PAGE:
Merchant ships and colonial craft were instrumental in the development of settlement in Australia and the extension of British sovereignty over the entire continent. French ventures off the west coast forced the British to take the remainder of the continent, with a colony being established in Fremantle in 1829. Even so, the colonies grew slowly and the Admiralty found it unnecessary to station more than one frigate in Sydney.
Australian Colonies Act (1850)
By 1850, the population still did not warrant a large naval defence force. Settlement had occurred in other areas of Australia and they demanded statehood and self government. These issues were ratified in 1850 by the Australian Colonies Act which allowed them to establish their own democratic institutions for self government. Victoria, South Australia and Queensland had all achieved self government by 1859. The following year saw significant changes in the British posture. Gold strikes in Victoria and New South Wales started a gold rush and the population rose rapidly. As a consequence, the demand for stronger naval protection increased. By 1853, six small, poorly armed ships were stationed on the Australian Station. Deterioration in British-Russian relations, and the advent of the Crimean War, focused attention on the inadequacy of the ships on the Australian Station. Sightings of Russian ships in the Pacific forced the states to plan for their own coastal defences.
The Australia Squadron
Increasing pressure on the British government forced the Admiralty to agree to increasing the naval assets on the Australian Station. On 25 March 1859, Commodore William Loring, RN hoisted his blue pennant aboard HM frigate IRIS, as Commander-in-Chief, East Indies Squadron and thus the Australian Squadron of the Royal Navy came into being.. However, this did not result in an increased naval presence and the colonists were disappointed. The few ships in the squadron were old and neglected, and the costs of maintenance caused the Squadron to become a naval backwater.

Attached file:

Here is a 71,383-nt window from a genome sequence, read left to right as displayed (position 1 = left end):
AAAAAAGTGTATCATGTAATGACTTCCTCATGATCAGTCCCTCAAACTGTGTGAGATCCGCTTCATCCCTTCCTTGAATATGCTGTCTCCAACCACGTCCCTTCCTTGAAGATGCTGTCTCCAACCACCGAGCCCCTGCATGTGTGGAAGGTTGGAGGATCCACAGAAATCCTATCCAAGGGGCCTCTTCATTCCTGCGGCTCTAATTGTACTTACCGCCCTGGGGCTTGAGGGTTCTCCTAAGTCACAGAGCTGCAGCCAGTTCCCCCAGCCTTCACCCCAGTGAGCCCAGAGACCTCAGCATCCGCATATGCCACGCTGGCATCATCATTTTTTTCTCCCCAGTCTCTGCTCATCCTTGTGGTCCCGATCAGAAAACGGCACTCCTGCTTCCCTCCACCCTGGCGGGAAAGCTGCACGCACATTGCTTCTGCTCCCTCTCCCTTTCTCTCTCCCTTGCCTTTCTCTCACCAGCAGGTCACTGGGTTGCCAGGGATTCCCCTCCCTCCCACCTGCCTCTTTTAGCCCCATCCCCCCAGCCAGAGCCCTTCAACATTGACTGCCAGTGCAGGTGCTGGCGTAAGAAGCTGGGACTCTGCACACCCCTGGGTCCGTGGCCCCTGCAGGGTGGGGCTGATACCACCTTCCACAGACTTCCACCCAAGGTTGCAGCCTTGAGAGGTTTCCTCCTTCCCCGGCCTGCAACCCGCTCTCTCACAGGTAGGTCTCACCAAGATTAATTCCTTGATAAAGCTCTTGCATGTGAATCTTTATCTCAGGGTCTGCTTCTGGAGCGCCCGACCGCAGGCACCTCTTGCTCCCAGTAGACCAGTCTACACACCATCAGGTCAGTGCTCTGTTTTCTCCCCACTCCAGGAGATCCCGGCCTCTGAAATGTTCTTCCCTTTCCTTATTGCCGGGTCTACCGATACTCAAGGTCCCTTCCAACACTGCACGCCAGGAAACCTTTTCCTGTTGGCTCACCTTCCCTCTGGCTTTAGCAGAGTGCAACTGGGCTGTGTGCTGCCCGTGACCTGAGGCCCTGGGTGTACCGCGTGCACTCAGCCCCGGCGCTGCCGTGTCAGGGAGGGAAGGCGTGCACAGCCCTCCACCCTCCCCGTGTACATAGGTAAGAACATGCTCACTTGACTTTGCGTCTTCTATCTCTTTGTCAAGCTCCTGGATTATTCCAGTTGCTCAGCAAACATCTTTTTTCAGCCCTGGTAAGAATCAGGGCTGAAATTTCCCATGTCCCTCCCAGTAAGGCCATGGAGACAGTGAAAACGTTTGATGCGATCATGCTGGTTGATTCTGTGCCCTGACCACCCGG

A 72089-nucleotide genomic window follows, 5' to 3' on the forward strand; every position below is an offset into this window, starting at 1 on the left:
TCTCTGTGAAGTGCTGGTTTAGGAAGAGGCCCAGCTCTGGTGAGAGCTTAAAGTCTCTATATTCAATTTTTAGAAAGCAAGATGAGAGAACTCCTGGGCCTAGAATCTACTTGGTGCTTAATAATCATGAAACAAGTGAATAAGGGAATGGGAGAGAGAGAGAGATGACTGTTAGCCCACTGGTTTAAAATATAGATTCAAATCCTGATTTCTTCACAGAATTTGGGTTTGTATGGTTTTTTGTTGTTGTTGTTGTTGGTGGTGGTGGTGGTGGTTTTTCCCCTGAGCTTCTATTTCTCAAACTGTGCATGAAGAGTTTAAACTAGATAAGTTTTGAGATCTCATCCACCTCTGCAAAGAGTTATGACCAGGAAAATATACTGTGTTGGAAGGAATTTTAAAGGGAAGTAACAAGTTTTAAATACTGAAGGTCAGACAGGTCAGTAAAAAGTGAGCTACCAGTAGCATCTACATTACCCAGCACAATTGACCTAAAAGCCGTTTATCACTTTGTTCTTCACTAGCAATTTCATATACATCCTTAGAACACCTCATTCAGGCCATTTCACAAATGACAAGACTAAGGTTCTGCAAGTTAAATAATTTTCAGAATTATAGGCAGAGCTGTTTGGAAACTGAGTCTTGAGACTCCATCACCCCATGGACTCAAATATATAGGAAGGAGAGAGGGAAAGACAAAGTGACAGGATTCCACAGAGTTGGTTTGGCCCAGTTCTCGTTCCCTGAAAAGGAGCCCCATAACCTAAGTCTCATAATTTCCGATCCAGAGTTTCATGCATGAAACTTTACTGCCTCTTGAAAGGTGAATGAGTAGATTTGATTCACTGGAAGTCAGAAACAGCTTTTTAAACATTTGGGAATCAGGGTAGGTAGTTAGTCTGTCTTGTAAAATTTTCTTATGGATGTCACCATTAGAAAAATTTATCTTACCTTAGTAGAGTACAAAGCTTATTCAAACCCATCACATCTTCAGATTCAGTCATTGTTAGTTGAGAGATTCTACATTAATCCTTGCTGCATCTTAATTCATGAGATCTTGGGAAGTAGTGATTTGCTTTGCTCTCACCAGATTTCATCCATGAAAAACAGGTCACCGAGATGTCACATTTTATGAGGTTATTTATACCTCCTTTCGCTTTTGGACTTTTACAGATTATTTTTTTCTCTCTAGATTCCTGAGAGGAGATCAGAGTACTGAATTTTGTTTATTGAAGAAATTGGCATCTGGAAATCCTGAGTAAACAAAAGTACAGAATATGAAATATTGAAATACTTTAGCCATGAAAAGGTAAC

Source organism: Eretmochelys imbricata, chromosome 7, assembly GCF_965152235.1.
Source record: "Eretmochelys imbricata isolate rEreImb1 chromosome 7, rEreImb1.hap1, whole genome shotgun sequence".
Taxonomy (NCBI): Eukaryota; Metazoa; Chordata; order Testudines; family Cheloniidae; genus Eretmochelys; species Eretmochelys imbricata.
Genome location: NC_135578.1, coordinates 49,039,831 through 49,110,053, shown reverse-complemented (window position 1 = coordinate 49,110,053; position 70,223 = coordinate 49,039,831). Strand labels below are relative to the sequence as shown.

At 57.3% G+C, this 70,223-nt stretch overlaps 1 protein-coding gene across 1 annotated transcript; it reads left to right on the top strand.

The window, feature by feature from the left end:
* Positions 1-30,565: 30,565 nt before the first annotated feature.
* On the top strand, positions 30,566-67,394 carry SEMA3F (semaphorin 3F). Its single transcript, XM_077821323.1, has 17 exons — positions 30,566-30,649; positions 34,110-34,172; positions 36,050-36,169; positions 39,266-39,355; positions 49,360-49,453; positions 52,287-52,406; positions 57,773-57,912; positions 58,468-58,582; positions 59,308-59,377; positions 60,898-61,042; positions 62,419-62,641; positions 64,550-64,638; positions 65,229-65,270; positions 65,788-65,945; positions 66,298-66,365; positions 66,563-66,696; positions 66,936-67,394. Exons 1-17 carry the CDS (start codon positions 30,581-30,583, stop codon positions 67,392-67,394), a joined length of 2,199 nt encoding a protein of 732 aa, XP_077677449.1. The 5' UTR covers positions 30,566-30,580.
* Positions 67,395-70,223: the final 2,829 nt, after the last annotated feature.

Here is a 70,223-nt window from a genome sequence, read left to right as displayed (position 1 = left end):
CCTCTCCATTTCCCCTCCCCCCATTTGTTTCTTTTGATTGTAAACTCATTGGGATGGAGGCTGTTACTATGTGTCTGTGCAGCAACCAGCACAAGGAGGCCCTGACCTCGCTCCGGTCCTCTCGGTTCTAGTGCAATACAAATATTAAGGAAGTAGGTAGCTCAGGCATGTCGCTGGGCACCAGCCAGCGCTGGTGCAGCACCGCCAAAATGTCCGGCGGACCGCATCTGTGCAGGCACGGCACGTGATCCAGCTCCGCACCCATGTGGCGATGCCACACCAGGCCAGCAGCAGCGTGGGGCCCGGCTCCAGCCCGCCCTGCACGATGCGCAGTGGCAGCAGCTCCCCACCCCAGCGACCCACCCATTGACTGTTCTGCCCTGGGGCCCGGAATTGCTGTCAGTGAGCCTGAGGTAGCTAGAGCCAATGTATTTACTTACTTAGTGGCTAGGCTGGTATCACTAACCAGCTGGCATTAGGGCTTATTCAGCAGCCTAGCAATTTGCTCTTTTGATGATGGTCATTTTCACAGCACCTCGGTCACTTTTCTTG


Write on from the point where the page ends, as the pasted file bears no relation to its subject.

Colonial Naval Defence Act (1865)
Britain was conscious of the increasing cost of the Empire and its defence and hinted that it should be relieved of some of the burden. In 1862 the House of Commons passed a resolution stating, ‘Colonies exercising the right of self government ought to be able to undertake the main responsibility of providing their own internal order and security, and ought to assist in their own external defence’’. This resolution was then enacted in 1865 to be the Colonial Naval Defence Act.
This invitation to establish local forces invoked little response from the states, with only token ships being built. Victoria was the largest builder with a turret ship CERBERUS. Pursuing this idea of user pays, the Admiralty in 1869 proposed to establish a permanent Australian naval force with the states paying half of the cost. This was rejected.
Later, a report published in 1879 based naval policy upon leaving offensive operations to the Australia Squadron, based at Sydney. The protection of maritime trade and inshore defence were to be the responsibility of the state Torpedo boats and gun emplacements, for this were to be manned by Australians. This plan also failed to be accepted.
The proposal of 1869 was revised and again put forward in 1881, and a Royal Commission in the same year supported the proposal, yet it was again rejected. The states, disunited, independently built up their own naval forces, and hence by 1884, five separate naval forces existed for the defence of Australia. Tired and frustrated by the Australian colonies inaction and indecision, the Admiralty appointed Rear Admiral George Tyson, RN as the first Flag Officer commanding the Australia Squadron. His task was to make the states accept responsibility for a greater share in the defence of Australia.
His first attempt was to suggest that the local defence vessels come under the control of the Commander-in-Chief in Australia and that the states all contribute to the cost of construction and maintenance of these vessels. The state governments rejected the idea on the grounds that they would lose control of the port defence vessels for which they were responsible.
A revised scheme in 1885 included the establishment of an Auxiliary Squadron of five 3rd class cruisers. This was also rejected, but the states were agreed that some contribution should be made toward seaward defence. Tyson had achieved part of his objective.
Australian Defence Act (1887)